The Slovenian Social Science Data Archives (ADP) organised a round table conference entitled “Ethics in Science with a special focus on the new EU General Data Protection Regulation”.
The event was hosted by the Faculty of Social Sciences, University of Ljubljana, on 12 January 2017 and marked the occasion of 55 years of the Faculty’s academic existence and 50 years of social science research.
With 20 years of expertise in preserving and sharing research data, ADP champions data quality assurance, sustainable data use and open data initiatives. Recognising the gap between research interests and proposed changes in data protection legislation, ADP called for action, reviewing the current research practices, safeguarding standards and ethics policies.
The new regulation raises several questions that need to be acknowledged in the research community. These pertain to the need to strengthen the rights of research participants, enhance the responsibilities and duties of research institutions, as well as stress the role of consent forms.
Dr. Sonja Bezjak, ADP, facilitated a round table discussion with the following participants:
Mr Pavlin was the negotiator for Slovenia on the EU General Data Protection Regulation (EUGDPR) with the EU Institutions. He explained the process of adopting the new regulation and addressed persisting issues and dilemmas.
Some of the main take-away messages of the round table were the following. The EUGDPR contains special provisions on processing of personal data for health purposes as well as for historical, statistical and scientific research purposes. Furthermore, it gives member states a mandate to grant research interests a special status and to allow them guarantees within the scope of data protection. However, following Article 6 “Lawfulness of processing”, member states may also introduce additional conditions to processing personal data, which in turn might pose challenges for scientific research1.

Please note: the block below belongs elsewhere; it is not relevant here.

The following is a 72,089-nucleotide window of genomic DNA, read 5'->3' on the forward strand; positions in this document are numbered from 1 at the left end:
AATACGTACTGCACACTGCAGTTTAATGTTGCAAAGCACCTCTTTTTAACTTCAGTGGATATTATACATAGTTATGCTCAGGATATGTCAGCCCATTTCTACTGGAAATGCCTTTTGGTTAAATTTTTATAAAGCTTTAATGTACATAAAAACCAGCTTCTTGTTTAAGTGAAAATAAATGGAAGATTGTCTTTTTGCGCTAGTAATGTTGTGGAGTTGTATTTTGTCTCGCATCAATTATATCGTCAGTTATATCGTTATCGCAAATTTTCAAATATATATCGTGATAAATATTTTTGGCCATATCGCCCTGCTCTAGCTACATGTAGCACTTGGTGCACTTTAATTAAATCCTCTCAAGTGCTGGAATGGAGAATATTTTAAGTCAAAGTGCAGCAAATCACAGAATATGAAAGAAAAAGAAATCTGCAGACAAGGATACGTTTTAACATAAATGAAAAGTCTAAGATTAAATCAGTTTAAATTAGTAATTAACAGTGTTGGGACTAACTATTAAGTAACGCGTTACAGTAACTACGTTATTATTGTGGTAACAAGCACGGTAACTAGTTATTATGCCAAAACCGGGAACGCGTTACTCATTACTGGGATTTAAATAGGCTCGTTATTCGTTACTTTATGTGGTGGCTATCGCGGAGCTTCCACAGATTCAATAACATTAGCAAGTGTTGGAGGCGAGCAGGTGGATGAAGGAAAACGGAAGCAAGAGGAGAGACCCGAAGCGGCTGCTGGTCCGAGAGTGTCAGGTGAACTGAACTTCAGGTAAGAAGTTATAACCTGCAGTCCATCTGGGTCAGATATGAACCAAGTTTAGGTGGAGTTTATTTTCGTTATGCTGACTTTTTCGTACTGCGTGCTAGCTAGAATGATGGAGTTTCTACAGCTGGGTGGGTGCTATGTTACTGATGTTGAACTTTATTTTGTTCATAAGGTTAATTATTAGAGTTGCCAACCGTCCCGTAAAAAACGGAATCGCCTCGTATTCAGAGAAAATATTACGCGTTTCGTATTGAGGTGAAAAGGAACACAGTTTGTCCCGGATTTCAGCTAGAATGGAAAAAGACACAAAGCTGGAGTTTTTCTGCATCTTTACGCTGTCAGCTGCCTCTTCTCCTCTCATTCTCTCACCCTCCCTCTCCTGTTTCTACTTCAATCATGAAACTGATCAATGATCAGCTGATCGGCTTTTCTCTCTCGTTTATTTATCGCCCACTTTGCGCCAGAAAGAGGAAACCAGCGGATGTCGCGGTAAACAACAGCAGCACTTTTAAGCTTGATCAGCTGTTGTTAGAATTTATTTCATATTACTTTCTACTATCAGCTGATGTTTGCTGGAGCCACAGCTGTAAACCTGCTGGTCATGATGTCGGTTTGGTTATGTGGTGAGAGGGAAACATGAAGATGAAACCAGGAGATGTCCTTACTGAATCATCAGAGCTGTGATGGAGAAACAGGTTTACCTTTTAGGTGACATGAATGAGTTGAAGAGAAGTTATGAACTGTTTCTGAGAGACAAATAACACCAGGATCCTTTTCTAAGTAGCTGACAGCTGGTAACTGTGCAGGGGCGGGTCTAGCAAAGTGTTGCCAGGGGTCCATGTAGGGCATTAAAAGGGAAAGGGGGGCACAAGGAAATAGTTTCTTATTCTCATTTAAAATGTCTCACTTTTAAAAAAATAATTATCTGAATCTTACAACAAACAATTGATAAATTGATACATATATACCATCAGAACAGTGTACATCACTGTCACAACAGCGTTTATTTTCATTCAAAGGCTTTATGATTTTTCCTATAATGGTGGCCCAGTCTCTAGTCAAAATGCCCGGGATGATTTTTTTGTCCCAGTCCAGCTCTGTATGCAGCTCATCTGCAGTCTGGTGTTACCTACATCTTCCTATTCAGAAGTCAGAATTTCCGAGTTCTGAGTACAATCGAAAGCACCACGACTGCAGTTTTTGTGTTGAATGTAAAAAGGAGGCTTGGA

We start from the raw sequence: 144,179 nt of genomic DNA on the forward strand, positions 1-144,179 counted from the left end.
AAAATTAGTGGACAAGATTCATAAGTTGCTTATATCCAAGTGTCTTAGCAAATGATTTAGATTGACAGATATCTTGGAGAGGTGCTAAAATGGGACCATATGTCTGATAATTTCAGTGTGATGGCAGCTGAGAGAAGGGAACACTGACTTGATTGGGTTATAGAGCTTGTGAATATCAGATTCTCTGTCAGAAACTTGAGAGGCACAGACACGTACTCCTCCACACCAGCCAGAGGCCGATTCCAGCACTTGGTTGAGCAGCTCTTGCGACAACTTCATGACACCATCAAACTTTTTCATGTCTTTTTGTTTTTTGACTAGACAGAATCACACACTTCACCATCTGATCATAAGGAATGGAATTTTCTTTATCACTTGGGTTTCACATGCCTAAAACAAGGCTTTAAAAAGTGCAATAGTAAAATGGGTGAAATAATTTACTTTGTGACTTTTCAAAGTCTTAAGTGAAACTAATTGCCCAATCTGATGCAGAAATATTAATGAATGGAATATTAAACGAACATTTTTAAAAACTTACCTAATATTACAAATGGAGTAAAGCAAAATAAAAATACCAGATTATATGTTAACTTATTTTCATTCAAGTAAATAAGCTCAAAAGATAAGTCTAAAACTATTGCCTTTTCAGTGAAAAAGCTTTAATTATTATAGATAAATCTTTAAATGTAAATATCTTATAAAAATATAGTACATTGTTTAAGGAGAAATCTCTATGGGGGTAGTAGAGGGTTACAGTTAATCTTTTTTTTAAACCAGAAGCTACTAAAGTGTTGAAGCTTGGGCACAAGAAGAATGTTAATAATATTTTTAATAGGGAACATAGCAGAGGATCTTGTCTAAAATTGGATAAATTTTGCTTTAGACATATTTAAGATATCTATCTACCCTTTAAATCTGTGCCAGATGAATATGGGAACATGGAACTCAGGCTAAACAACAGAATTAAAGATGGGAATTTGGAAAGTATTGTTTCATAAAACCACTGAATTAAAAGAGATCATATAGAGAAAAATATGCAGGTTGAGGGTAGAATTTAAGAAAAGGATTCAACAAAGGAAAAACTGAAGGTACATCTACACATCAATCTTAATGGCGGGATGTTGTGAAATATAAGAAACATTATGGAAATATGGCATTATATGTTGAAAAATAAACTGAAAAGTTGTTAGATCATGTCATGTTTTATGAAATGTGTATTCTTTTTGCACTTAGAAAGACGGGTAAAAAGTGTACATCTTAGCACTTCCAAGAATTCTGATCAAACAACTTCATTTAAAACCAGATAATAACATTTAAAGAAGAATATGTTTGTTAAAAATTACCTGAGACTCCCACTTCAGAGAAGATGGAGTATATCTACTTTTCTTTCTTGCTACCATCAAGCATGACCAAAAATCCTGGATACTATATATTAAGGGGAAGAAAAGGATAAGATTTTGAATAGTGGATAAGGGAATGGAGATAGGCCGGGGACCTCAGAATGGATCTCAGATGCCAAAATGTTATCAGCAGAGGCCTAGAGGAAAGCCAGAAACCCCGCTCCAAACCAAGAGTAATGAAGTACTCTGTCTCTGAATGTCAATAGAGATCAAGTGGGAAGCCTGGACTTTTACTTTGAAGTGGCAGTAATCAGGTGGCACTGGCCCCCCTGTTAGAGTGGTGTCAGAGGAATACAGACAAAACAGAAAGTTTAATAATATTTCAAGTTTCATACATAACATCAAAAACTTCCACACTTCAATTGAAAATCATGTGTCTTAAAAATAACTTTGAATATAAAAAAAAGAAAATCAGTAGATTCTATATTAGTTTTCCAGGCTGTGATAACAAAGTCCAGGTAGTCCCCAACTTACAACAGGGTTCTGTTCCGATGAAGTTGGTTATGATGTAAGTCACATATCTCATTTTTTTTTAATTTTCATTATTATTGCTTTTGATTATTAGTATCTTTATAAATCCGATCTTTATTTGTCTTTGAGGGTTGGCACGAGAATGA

Mr. Pavlin drew attention to Article 25 “Data protection by design and by default”, where he argued that there was a lack of clarity on the stated provisions for scientific research. He also pointed out that Article 17 “Right to erasure (´right to be forgotten´)” might be in conflict with freedom of speech. Slovenia has recently had to deal with several affairs related to freedom of speech in the arts and politics (e.g. Udba.net affair). Mr. Pavlin stated that retaining information for scientific interest may therefore be problematic.
Research communities across the member states should monitor the implementation process as well as communicate their research interest in order to protect it. The regulation will enter into force in May 2018, giving the research community in all member states a fairly short time slot to voice their concerns and adapt to its requirements.
According to Mr. Pavlin, EU members are likely to face several challenges when adopting the new regulation. Although it contains many compromises and provides possible solutions, a number of ambiguities remain. For example, there are rising concerns in Slovenia that the new regulation could result in the lowering of human rights standards already in place.
The round table discussion resulted in the proposal to set up a working group, gathering researchers and other relevant stakeholders. The aim of the group would be to protect research interests by actively engaging in the implementation process at a national level as well as by raising awareness of the importance of scientific research to society.
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1 Regulation (EU) 2016/679 http://eur-lex.europa.eu/legal-content/EN/TXT/?uri=CELEX:32016R0679
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